He has a rather unique perspective on writing, history and fantasy that involves identifying events that seem as if they might have some supernatural aspect and then creating a backstory that ties them together. The Rossettis; Dante Gabriel Rossetti (poet and painter), Christina (poet), William and Maria are a perfect set of subjects.
We had a great time talking about how he put it all together.
The latest episode of the always-excellent Agony Column podcast features an interview with one of science fiction's greatest living writers, Kim Stanley Robinson, discussing his latest novel 2312, a mammoth, epic story of a future built upon realistic and attainable space exploration -- a kind of meditation on life within lightspeed, which is nevertheless extremely personal and close-felt and on human scale.
"...it's a somewhat Utopian situation in space, and still a somewhat grim and screwed up situation on Earth..."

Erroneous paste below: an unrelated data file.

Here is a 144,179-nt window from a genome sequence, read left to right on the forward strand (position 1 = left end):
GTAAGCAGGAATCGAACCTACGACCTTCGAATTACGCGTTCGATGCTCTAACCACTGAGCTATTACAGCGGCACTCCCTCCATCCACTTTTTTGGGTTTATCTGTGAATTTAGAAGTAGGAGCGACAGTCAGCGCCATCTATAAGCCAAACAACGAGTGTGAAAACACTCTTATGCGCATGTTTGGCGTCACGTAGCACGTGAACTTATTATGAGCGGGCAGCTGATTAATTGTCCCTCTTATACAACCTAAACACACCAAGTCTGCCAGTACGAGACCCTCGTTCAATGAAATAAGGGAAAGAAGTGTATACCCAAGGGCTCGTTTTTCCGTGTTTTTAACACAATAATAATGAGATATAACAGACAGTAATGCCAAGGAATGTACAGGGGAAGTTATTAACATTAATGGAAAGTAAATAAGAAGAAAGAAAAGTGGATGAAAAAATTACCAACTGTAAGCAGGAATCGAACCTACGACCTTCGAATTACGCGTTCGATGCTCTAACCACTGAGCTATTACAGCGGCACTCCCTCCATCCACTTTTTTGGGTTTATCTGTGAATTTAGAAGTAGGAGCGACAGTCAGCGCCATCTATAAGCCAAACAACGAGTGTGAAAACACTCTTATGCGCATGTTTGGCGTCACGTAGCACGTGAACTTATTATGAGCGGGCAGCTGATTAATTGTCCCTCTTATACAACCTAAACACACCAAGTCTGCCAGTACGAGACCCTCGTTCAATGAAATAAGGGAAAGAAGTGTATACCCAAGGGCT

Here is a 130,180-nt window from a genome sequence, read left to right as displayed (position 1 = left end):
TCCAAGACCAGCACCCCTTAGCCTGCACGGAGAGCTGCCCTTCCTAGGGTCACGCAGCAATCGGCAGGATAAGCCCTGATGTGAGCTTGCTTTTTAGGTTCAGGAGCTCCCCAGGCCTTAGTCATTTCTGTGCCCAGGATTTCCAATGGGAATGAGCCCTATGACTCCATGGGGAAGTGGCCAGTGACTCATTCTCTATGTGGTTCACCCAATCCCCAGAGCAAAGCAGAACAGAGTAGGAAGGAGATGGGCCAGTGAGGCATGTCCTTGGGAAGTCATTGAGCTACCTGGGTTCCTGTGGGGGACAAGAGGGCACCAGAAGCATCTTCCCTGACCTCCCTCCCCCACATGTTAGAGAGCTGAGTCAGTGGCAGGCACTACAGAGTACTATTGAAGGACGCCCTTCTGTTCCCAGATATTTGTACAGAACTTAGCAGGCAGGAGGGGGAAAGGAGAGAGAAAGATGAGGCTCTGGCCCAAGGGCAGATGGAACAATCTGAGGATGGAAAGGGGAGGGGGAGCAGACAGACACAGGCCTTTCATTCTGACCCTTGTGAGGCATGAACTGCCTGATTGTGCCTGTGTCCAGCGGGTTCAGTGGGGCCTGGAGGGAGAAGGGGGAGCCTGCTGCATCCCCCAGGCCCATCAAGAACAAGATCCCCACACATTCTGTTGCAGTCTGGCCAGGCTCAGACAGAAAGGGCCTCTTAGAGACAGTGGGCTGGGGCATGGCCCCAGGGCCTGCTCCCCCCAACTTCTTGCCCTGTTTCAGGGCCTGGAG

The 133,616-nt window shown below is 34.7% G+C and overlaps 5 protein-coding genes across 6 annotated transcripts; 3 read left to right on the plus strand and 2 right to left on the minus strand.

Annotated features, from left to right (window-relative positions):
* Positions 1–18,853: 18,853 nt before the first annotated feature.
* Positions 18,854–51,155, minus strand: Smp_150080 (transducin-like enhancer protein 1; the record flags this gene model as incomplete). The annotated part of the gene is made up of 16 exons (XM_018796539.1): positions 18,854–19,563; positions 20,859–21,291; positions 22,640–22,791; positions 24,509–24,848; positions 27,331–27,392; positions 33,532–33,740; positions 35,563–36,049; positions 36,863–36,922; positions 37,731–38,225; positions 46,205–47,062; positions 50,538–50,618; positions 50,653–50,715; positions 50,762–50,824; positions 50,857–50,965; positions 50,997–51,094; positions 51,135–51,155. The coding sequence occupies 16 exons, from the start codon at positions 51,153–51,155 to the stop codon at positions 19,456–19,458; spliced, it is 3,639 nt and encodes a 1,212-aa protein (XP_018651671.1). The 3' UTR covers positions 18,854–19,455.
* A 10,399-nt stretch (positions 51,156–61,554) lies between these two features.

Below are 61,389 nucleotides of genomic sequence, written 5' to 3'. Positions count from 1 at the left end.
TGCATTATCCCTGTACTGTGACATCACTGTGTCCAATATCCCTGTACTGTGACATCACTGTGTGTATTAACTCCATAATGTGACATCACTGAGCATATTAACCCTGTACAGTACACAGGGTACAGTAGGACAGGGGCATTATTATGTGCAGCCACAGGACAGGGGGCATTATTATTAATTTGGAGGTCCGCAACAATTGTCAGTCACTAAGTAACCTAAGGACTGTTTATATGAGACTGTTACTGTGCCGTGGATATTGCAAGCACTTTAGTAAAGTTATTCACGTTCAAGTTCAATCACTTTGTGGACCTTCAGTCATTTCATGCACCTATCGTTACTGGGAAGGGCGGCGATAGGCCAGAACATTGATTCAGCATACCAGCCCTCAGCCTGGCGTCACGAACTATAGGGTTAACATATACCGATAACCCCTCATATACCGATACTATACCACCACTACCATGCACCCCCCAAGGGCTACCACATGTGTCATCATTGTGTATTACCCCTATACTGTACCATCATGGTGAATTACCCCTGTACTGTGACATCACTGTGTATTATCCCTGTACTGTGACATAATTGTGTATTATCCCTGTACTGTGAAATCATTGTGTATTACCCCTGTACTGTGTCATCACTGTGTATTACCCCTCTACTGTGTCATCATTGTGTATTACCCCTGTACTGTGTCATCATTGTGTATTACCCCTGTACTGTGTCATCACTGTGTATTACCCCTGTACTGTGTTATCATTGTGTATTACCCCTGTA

—Kim Stanley Robinson
In the statement above, is Kim Stanley Robinson describing the present or the future? That's not an easy call until you hear it in context. In this case, the future as written in his latest novel '2312' is certainly an outgrowth of the present, and there is more than enough "funhouse mirror" material in the novel to let you know Robinson has a lot to say about how things are here in the present.
It has been almost a year since I last spoke with Robinson and it was ever so kind of him to battle apocalyptic traffic to make it to the Capitola Book Café for a live conversation about his latest novel, '2312.' For a book that is chock-a-block with ambition, it is a really a racing, bracing read; I read most of it in a single day. That should signal readers that Robinson is hitting the sweet spot with both content and pacing. This is big-idea science fiction that doubles as pacey thriller.